Flamborough (sometimes both officially and informally spelled Flamboro) is a former town near, and a current community in, Hamilton, Ontario, Canada. For most of its existence before amalgamation with Hamilton in 2001, Flamborough comprised the former townships of East Flamborough, West Flamborough, and Beverly, as well as the Village of Waterdown. The largest suburban community is the former Village of Waterdown containing perhaps one third of its thirty thousand or so inhabitants. Other Flamborough communities include: Carlisle, Christie's Corners, Clappison's Corners, Copetown, Freelton, Greensville, Lynden, Kirkwall, Millgrove, Mountsberg, Orkney, Rockton, Troy, Sheffield, Valens, and Westover.
The area has a long history of human occupation. There is evidence in the immediate area of Paleo-Indian occupation. Later, the area was inhabited by the aboriginal people known variously as the Neutral or Attawandaron until they were annihilated by the Iroquois nations from what is now New York State. The first recorded visit to the area by Europeans was on September 24, 1669, when the French explorers La Salle and Joliet met near Tinawatawa, now Westover. When New France was conquered by the British in 1763, the territory became part of the British Empire.
After the American Revolution in 1783 and the creation of Upper Canada, land at the western end of Lake Ontario was surveyed and organized into townships, which included East Flamborough, West Flamborough and Beverly. Governor's Road (also known as Queen's Highway 99 and later Regional Roads 399 and 299) was built on the border with neighbouring Ancaster Township in 1794–95, linking York (later Toronto) and London.
The three townships and Village of Waterdown were founding constituents of Wentworth County in 1816. The Village of Waterdown was created in 1879 from that part of East Flamborough above the Niagara Escarpment and within approximately a kilometre of King's Highway No. 5 (Dundas Street). The Town of Dundas was created from parts of West Flamborough and Ancaster Townships.
Lionel Beaumaurice "Leo" Clarke was born near Waterdown in 1892, and his family left for Winnipeg, Manitoba, in 1903. During the First World War, he enlisted in the Canadian Expeditionary Force and fought in France. On September 9, 1916, during the Battle of Somme, Corporal L.B. Clarke single-handedly repulsed a German attack. Unfortunately, he was killed in combat on October 19, 1916 before he could receive his Victoria Cross.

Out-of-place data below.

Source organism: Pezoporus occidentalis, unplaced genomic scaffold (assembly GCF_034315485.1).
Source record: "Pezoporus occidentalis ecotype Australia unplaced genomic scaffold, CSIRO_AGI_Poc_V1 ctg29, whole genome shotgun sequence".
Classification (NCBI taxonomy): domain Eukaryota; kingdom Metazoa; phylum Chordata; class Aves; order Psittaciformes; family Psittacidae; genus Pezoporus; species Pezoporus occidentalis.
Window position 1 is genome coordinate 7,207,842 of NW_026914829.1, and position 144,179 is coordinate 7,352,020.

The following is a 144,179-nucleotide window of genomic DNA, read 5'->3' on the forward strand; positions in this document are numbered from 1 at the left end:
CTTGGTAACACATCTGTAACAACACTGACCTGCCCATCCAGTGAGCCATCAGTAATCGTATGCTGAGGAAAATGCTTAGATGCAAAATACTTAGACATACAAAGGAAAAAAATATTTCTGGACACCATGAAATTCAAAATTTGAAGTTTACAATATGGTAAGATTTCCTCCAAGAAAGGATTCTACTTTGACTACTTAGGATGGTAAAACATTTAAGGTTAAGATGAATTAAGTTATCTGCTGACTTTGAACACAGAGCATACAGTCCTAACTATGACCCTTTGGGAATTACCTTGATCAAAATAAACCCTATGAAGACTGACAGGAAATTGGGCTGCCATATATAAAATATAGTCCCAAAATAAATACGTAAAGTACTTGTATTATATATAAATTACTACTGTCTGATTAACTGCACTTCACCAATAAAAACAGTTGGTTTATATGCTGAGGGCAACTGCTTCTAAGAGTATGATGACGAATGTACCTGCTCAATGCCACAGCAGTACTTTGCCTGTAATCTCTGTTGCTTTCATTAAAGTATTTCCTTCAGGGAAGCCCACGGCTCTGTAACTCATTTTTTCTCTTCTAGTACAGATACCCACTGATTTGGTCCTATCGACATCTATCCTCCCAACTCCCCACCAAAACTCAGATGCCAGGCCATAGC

Flamborough flag and coat of arms
On April 15, 2011, the Chief Herald of Canada (exercising the Royal Prerogative) granted arms, as well as a flag, to The Waterdown-East Flamborough Heritage Society that would reflect the historical Town of Flamborough. It is intended that these arms are to be used by the residents of Flamborough (including Beverly) to honour their history and identity. The arms and flag were presented to the community on April 29, 2011, by the Right Reverend Bishop Ralph Spence, Albion Herald Extraoridinary, at the Carlisle Golf & Country Club.
The newsletter of The Waterdown East Flamborough Heritage Society explained in its April 2011 edition:
Arms and flags have a long history in this country, and are important tools used to project identity. Often a community's flag and coat of arms are residents' only reminders of their area's rich history. It was with this idea in mind that a grant of arms committee was struck by the WEFHS in 2009.Comprised of [sic] members from every corner of the historic Flamborough-Beverly region, the committee worked closely with the Canadian Heraldic Authority (and in particular Dr. Forrest Pass, the Herald assigned to the file) to create a symbol that reflected our unique corner of the world, including both its human and natural aspects. After their first gathering in the Dart Room of the Royal Coachman, meetings were held in Rockton, Greensville, Waterdown, Carlisle, Clappisons Corners, Strabane, and Clyde as various symbols were hotly debated. Historic township seals were consulted, as well as previous symbols of the Town of Flamborough. In creating a motto for the community, every school in the area (over 20) were consulted and students were asked to send in their suggestions.